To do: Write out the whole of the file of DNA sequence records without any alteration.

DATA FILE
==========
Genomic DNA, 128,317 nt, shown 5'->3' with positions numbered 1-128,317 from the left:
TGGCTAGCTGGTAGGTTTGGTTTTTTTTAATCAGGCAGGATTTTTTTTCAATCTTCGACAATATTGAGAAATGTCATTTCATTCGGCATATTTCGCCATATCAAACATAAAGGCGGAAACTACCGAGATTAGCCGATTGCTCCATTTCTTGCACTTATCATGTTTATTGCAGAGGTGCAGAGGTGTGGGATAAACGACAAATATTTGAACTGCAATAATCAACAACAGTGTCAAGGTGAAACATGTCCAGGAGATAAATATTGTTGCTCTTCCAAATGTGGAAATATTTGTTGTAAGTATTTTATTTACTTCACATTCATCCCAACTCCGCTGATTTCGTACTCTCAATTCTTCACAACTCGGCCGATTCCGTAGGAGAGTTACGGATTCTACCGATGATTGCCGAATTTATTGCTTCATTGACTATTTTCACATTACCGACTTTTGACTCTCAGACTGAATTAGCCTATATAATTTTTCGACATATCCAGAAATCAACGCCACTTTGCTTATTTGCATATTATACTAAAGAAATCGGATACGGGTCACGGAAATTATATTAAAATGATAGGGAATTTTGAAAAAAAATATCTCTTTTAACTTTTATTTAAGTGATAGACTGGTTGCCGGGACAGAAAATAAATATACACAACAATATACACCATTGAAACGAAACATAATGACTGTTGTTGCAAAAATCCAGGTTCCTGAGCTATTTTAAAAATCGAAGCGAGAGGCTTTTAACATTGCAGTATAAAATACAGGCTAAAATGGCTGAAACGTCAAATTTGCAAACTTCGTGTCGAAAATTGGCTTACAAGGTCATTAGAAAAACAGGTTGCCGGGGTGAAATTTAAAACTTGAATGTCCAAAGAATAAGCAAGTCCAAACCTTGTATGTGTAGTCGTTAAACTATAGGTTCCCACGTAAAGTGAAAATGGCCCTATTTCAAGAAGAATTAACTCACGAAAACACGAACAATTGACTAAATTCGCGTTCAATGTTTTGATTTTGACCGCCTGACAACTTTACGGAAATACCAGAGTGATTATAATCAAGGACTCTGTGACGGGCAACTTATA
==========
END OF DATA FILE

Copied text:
Genomic DNA, 128,317 nt, shown 5'->3' with positions numbered 1-128,317 from the left:
TGGCTAGCTGGTAGGTTTGGTTTTTTTTAATCAGGCAGGATTTTTTTTCAATCTTCGACAATATTGAGAAATGTCATTTCATTCGGCATATTTCGCCATATCAAACATAAAGGCGGAAACTACCGAGATTAGCCGATTGCTCCATTTCTTGCACTTATCATGTTTATTGCAGAGGTGCAGAGGTGTGGGATAAACGACAAATATTTGAACTGCAATAATCAACAACAGTGTCAAGGTGAAACATGTCCAGGAGATAAATATTGTTGCTCTTCCAAATGTGGAAATATTTGTTGTAAGTATTTTATTTACTTCACATTCATCCCAACTCCGCTGATTTCGTACTCTCAATTCTTCACAACTCGGCCGATTCCGTAGGAGAGTTACGGATTCTACCGATGATTGCCGAATTTATTGCTTCATTGACTATTTTCACATTACCGACTTTTGACTCTCAGACTGAATTAGCCTATATAATTTTTCGACATATCCAGAAATCAACGCCACTTTGCTTATTTGCATATTATACTAAAGAAATCGGATACGGGTCACGGAAATTATATTAAAATGATAGGGAATTTTGAAAAAAAATATCTCTTTTAACTTTTATTTAAGTGATAGACTGGTTGCCGGGACAGAAAATAAATATACACAACAATATACACCATTGAAACGAAACATAATGACTGTTGTTGCAAAAATCCAGGTTCCTGAGCTATTTTAAAAATCGAAGCGAGAGGCTTTTAACATTGCAGTATAAAATACAGGCTAAAATGGCTGAAACGTCAAATTTGCAAACTTCGTGTCGAAAATTGGCTTACAAGGTCATTAGAAAAACAGGTTGCCGGGGTGAAATTTAAAACTTGAATGTCCAAAGAATAAGCAAGTCCAAACCTTGTATGTGTAGTCGTTAAACTATAGGTTCCCACGTAAAGTGAAAATGGCCCTATTTCAAGAAGAATTAACTCACGAAAACACGAACAATTGACTAAATTCGCGTTCAATGTTTTGATTTTGACCGCCTGACAACTTTACGGAAATACCAGAGTGATTATAATCAAGGACTCTGTGACGGGCAACTTATA